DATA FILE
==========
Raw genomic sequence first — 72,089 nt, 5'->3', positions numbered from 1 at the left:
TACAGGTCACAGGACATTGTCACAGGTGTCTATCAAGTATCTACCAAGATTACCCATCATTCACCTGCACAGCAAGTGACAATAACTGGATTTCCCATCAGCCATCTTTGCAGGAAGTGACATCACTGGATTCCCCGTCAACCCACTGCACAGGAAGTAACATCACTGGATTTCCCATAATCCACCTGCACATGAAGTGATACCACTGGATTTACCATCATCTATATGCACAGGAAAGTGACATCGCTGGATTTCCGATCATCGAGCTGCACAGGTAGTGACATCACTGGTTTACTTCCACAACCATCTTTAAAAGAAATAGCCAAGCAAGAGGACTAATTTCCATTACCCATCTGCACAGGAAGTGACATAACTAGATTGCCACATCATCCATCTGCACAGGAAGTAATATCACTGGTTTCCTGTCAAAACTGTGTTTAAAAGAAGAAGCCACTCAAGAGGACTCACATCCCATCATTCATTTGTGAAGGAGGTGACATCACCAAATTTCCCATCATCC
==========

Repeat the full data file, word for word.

Raw genomic sequence first — 72,089 nt, 5'->3', positions numbered from 1 at the left:
TACAGGTCACAGGACATTGTCACAGGTGTCTATCAAGTATCTACCAAGATTACCCATCATTCACCTGCACAGCAAGTGACAATAACTGGATTTCCCATCAGCCATCTTTGCAGGAAGTGACATCACTGGATTCCCCGTCAACCCACTGCACAGGAAGTAACATCACTGGATTTCCCATAATCCACCTGCACATGAAGTGATACCACTGGATTTACCATCATCTATATGCACAGGAAAGTGACATCGCTGGATTTCCGATCATCGAGCTGCACAGGTAGTGACATCACTGGTTTACTTCCACAACCATCTTTAAAAGAAATAGCCAAGCAAGAGGACTAATTTCCATTACCCATCTGCACAGGAAGTGACATAACTAGATTGCCACATCATCCATCTGCACAGGAAGTAATATCACTGGTTTCCTGTCAAAACTGTGTTTAAAAGAAGAAGCCACTCAAGAGGACTCACATCCCATCATTCATTTGTGAAGGAGGTGACATCACCAAATTTCCCATCATCC